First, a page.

Oregon City has for decades only had one hotel, a Best Western on the Willamette River. Two more downtown hotels are planning to join the mix, just in time for the construction of a pedestrian walkway to Willamette Falls beginning in 2018.
Washington Street hotel
The proposed Abernethy Place Mixed-Use Development will include a 99-room, five-story hotel, at 1737 Washington St., close to the intersection of 17th Street and directly across from the End of the Oregon Trail Interpretive Center.
The site is owned by Historic Properties LLC, a development company run by Dan Fowler, a former Oregon City mayor. The developer of the Hampton Inn & Suites is planning its first phase on 2.1 acres of property with associated hotel parking lot, landscaping and sidewalk construction. A second phase of construction is planned on the 1.9-acre parcel to the north: 131 apartment units, 9,500 square feet of retail space and a 2,500-square-foot coffee shop.
The project proposal includes preservation and retention of the nationally designated historic landmark Hackett House, currently used for offices. During an April 24 public hearing, Oregon City's Historic Review Board approved a request to reduce the area of the Hackett House as an historic landmark to allow the proposed hotel development to occur without any additional HRB review after a Planning Commission meeting scheduled for 7 p.m. Monday, Sept. 11, at City Hall, 625 Center St.
Main Street hotel
On Aug. 16, Oregon City commissioners unanimously agreed to give the city's Municipal Parking Lot land to the developer of a proposed hotel at 1220 Main St. The proposal consists of an 85-room boutique-style hotel with a 125-space multilevel parking structure.
In an effort to offset the cost of building the new public parking structure, Oregon City officials agreed to credit the appraised land value of $920,000 to the developer in exchange for building the parking structure valued at $2 million. The city is agreeing to pay the property owner a $1 annual lease for the next 99 years in exchange for using the parking stucture as a public parking lot with a payment kiosk collecting parking fees for the city.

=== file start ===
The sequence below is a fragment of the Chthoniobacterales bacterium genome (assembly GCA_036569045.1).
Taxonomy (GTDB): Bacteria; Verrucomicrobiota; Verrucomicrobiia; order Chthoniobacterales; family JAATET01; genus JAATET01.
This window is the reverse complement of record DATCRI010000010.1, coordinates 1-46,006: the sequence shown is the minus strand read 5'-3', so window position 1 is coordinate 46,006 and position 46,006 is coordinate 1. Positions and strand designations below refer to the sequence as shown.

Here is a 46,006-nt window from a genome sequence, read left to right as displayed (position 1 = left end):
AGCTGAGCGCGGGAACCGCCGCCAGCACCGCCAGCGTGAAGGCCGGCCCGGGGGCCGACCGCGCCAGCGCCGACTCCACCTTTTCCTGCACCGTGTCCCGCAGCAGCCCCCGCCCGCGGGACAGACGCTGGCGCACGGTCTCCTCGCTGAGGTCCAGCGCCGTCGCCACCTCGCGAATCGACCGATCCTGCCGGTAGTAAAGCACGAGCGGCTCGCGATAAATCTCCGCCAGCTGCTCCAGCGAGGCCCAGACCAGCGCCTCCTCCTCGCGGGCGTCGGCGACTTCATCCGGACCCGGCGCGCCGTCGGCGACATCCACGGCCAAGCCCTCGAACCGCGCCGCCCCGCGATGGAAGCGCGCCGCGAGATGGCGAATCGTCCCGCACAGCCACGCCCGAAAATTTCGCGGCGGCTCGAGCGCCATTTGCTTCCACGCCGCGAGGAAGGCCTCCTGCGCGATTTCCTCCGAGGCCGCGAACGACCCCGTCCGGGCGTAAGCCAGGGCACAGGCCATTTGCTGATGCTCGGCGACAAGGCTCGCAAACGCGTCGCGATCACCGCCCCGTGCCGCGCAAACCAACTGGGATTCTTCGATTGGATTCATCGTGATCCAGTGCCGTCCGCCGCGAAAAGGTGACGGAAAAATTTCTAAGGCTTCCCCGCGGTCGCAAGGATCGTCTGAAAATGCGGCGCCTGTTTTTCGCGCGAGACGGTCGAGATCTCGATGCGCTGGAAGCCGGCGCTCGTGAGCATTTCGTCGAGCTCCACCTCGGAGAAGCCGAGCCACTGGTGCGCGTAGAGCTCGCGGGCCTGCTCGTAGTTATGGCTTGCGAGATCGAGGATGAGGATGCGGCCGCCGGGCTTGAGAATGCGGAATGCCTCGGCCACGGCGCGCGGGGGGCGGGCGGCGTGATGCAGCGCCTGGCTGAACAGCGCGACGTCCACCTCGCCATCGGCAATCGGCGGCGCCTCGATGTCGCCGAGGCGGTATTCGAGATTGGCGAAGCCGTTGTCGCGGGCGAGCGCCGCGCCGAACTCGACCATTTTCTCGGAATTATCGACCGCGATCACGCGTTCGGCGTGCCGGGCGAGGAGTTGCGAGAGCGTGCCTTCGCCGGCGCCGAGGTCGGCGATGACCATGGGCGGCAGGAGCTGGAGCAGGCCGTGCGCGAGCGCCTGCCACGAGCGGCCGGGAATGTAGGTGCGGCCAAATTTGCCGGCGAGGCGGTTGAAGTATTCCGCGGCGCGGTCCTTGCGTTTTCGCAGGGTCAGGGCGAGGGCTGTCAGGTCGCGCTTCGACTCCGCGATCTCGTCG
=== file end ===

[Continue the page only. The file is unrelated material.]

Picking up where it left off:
A total of 90 parking spaces will be designated as public parking within the structure in order to preserve the current public parking capacity in downtown. City officials said that the hotel plans to use on-street parking to achieve the required parking availability for its 85 guests.
The city and developer will split the estimated $300,000 cost for rerouting the high voltage transmission wires. In a separate project estimated at $200,000, the developer will be responsible for undergrounding distribution wires in this area. The buyer and seller will each pay $13,800 to the real-estate broker that negotiated the property transfer. The parking structure will be behind the hotel, next to the railroad tracks, a location that is intended to cut down on noise to hotel occupants.
Oregon City Economic Development Manager Eric Underwood said that the city received an unsolicited offer to purchase the Municipal Parking Lot and was excited by the potential to revitalize this section of downtown that hasn't seen development for many years, while acting as a catalyst for future redevelopment and private investment.
City officials are looking forward to the hotel putting the property back on the tax rolls. The development is expected to create 50 full-time jobs, approximately $111,606 in annual transient-room tax revenues, and annual property tax revenues of approximately $160,000.
"It'll be a great addition to our community," said City Commissioner Renate Mengelberg. "All in all, it's a great opportunity for the city."
Vic Patel, the developer with Oak Grove-based VK Northwest, is the developer of this project. He is expected to apply for building permits and go through a Planning Commission review process next year.